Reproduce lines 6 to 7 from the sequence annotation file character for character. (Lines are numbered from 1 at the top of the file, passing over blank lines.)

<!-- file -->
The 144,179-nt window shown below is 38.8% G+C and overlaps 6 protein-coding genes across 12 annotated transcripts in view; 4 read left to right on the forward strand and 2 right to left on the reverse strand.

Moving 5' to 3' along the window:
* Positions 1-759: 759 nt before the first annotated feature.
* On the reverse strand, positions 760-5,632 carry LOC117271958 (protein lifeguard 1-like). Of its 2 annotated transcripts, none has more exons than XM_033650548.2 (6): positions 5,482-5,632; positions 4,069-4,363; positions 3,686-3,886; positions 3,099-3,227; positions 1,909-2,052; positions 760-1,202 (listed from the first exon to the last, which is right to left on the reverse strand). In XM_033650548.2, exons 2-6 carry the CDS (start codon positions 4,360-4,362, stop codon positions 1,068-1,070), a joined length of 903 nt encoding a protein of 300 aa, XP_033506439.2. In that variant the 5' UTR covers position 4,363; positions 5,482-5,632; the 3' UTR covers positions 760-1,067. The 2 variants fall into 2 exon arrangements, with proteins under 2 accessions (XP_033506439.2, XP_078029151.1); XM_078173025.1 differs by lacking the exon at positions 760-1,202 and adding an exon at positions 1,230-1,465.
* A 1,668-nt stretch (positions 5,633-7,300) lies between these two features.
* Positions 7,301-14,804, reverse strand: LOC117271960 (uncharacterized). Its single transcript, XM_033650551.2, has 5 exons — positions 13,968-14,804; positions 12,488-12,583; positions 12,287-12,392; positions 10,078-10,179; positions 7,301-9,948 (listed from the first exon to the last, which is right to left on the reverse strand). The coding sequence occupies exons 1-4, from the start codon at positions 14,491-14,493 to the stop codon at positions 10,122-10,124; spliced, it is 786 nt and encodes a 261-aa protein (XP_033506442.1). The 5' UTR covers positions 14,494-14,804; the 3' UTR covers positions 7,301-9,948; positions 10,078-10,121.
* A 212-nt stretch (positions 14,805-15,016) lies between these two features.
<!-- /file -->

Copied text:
* Positions 7,301-14,804, reverse strand: LOC117271960 (uncharacterized). Its single transcript, XM_033650551.2, has 5 exons — positions 13,968-14,804; positions 12,488-12,583; positions 12,287-12,392; positions 10,078-10,179; positions 7,301-9,948 (listed from the first exon to the last, which is right to left on the reverse strand). The coding sequence occupies exons 1-4, from the start codon at positions 14,491-14,493 to the stop codon at positions 10,122-10,124; spliced, it is 786 nt and encodes a 261-aa protein (XP_033506442.1). The 5' UTR covers positions 14,494-14,804; the 3' UTR covers positions 7,301-9,948; positions 10,078-10,121.
* A 212-nt stretch (positions 14,805-15,016) lies between these two features.